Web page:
Ancient Greek Makeup
Greek women are often praised for their beauty, perhaps due to the manner in which these ladies seized the idea of using makeup to complement their features. Evidence of women using makeup can be seen in wall paintings and palace fresco’s dating as far back as 1500 B.C. In places like Knossos, the royal city of legend located on the Ancient Greek Island of Crete. Because of the cost, makeup was exclusive to those women who possessed influence and wealth.
Primers Of The Past:
Due to the harsh, potentially toxic composition of makeup in Ancient Greece, women protected their skin from the harsh effects of lead by first applying a layer of olive oil, lanolin, or tallow, to their skin. Olive oil is great as a makeup remover, but these days you’ll probably want to go with your favorite primer if you don’t have any spare lanolin or tallow handy.
Athens was the fashion and cultural capital of Greece, noblewomen could often be found avoiding the sun as much as possible, a wise trend which has lasted throughout the ages. These ladies took their beauty goals a bit further, though, painting the skin with a toxic brew of white lead and powdered chalk dissolved in water then applied to the shoulders, neck, face and arms.
Cosmetics have come a long way from the days of Ancient Greece, now you’ll find blends made from minerals and natural ingredients, gone are the days of lead-poisoning in pursuit of flawless skin. You can achieve the same look of fair skin by staying out of the sun, using a sunscreen with a high SPF, and using a foundation a shade lighter than your natural tone.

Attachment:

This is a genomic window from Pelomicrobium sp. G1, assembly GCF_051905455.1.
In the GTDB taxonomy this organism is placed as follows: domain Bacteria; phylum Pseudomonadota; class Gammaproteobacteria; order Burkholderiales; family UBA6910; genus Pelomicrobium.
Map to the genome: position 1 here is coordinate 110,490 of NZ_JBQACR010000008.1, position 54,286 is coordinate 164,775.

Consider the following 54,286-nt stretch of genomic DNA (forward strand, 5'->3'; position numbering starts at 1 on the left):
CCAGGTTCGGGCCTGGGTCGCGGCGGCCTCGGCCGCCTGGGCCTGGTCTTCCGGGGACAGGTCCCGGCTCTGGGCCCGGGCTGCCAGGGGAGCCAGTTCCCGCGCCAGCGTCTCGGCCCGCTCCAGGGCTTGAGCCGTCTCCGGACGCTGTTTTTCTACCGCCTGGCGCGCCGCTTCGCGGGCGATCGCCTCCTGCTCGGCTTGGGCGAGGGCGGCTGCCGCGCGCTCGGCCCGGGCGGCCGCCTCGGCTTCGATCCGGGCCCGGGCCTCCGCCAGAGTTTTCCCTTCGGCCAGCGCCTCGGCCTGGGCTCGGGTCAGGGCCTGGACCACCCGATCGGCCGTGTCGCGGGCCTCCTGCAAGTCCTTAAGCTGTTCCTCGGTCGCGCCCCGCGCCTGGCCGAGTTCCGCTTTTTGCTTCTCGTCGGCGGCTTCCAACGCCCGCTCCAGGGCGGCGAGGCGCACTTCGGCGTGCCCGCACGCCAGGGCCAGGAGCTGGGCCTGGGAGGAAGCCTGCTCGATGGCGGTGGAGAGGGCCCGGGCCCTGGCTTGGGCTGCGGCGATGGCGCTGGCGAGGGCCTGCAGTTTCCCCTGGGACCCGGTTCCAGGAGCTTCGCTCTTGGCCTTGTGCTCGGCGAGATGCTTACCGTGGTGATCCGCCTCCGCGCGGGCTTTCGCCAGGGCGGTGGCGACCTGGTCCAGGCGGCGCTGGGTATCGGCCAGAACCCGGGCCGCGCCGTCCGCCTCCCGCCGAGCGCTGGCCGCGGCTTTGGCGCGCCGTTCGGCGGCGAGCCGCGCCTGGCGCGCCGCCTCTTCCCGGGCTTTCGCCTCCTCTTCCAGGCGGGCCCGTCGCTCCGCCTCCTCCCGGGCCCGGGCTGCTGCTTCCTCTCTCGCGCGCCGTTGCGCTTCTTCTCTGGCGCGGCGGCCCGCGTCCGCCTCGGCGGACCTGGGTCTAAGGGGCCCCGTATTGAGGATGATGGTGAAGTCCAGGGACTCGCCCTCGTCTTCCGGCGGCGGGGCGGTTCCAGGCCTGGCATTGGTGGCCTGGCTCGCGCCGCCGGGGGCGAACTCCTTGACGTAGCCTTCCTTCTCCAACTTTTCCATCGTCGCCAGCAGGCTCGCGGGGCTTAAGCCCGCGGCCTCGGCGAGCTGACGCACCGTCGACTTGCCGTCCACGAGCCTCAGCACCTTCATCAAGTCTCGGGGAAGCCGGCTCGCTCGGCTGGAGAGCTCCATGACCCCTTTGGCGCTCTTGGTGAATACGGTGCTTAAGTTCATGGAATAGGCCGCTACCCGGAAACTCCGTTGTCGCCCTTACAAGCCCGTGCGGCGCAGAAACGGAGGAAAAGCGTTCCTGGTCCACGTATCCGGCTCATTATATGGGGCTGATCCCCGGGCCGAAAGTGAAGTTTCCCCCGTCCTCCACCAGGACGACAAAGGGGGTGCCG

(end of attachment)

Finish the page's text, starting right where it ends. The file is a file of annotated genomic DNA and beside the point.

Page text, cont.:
Not all of the ingredients used to concoct the cosmetics of Ancient Greece were harsh and toxic, women often used crushed mulberries, flowers and seaweed to create a red pigment which they then applied to the cheeks and lips as a stain. Seaweed has some great benefits for the skin and can still be used as a mask when ground up in water and rubbed onto the face. To achieve the rosey flush desired by the women of Ancient Greece, apply a crème blush to the apples of the cheeks and blend just slightly, keeping the bulk of the color concentrated in one area.
Emphasizing the Eyes:
Soot has been used throughout the ages as a method of defining the eyes and Ancient Greece was no different. Whether used as a shadow, liner or brow filler, the women of Ancient Greece were known for drawing their lines boldly, with dark, sweeping lines. You can achieve this same look by pairing shades of black and gray shadow smudged across the lid, finished with a bold, crisp line of black khol eyeliner applied to the top and bottom lashes. Don’t forget to emphasize your brows too.
To really complete the look, keep your hair simple with soft curls, a loose updo, and some braids for extra control and detail. There’s no need for heavy amounts of contouring, remember that the ladies of Ancient Greece had a limited kit compared to what you may possess, so try to emulate their conditions by using as few products as possible.